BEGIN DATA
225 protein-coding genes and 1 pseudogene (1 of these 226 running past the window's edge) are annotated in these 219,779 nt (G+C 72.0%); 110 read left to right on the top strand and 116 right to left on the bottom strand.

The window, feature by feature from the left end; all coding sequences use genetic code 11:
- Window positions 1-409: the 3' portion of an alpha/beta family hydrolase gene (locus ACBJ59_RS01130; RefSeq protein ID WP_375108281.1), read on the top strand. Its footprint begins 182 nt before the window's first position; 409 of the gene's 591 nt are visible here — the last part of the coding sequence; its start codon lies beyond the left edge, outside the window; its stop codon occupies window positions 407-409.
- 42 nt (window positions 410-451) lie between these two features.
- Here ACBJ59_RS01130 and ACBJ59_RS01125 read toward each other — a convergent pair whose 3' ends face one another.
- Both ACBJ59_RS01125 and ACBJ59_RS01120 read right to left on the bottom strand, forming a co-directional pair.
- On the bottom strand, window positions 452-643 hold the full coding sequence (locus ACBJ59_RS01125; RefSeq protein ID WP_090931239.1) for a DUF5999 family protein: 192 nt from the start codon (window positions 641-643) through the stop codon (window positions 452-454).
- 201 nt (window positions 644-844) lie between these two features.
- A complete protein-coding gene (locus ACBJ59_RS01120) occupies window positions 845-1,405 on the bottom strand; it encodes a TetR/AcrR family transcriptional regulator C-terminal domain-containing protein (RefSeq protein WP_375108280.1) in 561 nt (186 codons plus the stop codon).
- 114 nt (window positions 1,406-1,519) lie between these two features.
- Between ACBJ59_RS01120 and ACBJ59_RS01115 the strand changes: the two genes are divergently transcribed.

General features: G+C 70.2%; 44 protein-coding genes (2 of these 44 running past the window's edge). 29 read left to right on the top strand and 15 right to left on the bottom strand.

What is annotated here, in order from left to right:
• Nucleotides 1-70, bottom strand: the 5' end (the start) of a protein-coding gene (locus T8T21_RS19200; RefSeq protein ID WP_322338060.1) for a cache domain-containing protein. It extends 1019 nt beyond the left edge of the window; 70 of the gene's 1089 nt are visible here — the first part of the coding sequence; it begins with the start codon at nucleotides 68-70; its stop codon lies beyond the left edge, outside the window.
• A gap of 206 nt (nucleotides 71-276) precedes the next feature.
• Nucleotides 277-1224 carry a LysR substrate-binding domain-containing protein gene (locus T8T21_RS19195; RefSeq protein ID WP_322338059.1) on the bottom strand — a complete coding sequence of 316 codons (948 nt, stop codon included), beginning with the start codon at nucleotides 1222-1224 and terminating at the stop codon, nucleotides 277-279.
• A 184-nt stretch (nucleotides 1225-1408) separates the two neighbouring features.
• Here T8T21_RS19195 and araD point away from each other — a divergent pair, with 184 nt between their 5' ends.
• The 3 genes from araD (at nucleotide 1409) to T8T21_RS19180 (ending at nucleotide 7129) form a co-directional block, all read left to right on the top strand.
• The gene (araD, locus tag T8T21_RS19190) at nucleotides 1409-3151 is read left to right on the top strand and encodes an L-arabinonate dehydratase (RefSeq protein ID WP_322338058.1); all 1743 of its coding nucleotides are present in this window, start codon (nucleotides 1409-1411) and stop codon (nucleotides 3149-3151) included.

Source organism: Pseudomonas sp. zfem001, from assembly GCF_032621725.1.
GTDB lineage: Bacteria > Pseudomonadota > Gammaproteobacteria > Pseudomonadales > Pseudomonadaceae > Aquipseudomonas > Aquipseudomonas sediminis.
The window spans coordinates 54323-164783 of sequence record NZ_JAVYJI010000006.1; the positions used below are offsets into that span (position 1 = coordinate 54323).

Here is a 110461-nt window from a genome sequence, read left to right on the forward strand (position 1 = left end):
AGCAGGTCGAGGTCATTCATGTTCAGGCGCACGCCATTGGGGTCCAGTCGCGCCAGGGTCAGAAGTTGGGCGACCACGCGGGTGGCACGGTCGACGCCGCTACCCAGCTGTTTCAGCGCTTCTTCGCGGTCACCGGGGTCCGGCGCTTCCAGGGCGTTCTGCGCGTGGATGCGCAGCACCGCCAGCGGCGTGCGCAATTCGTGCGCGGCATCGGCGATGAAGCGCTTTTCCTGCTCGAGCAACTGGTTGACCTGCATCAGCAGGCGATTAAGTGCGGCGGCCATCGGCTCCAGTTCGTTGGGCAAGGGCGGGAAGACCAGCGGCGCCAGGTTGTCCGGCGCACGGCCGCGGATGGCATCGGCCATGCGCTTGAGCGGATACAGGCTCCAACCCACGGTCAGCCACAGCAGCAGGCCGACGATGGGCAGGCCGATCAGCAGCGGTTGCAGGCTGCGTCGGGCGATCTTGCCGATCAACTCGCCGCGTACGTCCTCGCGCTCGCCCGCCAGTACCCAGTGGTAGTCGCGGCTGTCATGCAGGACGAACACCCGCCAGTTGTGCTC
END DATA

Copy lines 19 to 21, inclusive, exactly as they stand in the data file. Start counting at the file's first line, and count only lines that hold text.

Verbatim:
• The 3 genes from araD (at nucleotide 1409) to T8T21_RS19180 (ending at nucleotide 7129) form a co-directional block, all read left to right on the top strand.
• The gene (araD, locus tag T8T21_RS19190) at nucleotides 1409-3151 is read left to right on the top strand and encodes an L-arabinonate dehydratase (RefSeq protein ID WP_322338058.1); all 1743 of its coding nucleotides are present in this window, start codon (nucleotides 1409-1411) and stop codon (nucleotides 3149-3151) included.

Source organism: Pseudomonas sp. zfem001, from assembly GCF_032621725.1.